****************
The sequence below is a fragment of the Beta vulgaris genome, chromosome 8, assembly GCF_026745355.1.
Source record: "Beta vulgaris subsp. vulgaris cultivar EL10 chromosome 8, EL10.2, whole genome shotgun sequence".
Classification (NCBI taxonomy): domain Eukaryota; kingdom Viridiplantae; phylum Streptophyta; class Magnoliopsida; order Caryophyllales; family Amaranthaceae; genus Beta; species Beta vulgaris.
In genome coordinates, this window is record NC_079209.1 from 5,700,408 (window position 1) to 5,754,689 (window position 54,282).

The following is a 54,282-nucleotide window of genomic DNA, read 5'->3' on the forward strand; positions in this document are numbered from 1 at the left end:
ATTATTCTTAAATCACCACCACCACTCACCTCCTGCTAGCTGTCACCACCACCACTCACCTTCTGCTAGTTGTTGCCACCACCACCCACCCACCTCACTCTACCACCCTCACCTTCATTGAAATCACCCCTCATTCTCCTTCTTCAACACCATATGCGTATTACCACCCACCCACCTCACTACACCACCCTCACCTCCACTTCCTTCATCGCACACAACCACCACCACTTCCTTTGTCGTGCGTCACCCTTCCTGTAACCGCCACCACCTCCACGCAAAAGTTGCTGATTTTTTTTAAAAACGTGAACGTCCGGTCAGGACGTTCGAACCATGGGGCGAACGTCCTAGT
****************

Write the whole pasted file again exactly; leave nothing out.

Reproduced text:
The sequence below is a fragment of the Beta vulgaris genome, chromosome 8, assembly GCF_026745355.1.
Source record: "Beta vulgaris subsp. vulgaris cultivar EL10 chromosome 8, EL10.2, whole genome shotgun sequence".
Classification (NCBI taxonomy): domain Eukaryota; kingdom Viridiplantae; phylum Streptophyta; class Magnoliopsida; order Caryophyllales; family Amaranthaceae; genus Beta; species Beta vulgaris.
In genome coordinates, this window is record NC_079209.1 from 5,700,408 (window position 1) to 5,754,689 (window position 54,282).

The following is a 54,282-nucleotide window of genomic DNA, read 5'->3' on the forward strand; positions in this document are numbered from 1 at the left end:
ATTATTCTTAAATCACCACCACCACTCACCTCCTGCTAGCTGTCACCACCACCACTCACCTTCTGCTAGTTGTTGCCACCACCACCCACCCACCTCACTCTACCACCCTCACCTTCATTGAAATCACCCCTCATTCTCCTTCTTCAACACCATATGCGTATTACCACCCACCCACCTCACTACACCACCCTCACCTCCACTTCCTTCATCGCACACAACCACCACCACTTCCTTTGTCGTGCGTCACCCTTCCTGTAACCGCCACCACCTCCACGCAAAAGTTGCTGATTTTTTTTAAAAACGTGAACGTCCGGTCAGGACGTTCGAACCATGGGGCGAACGTCCTAGT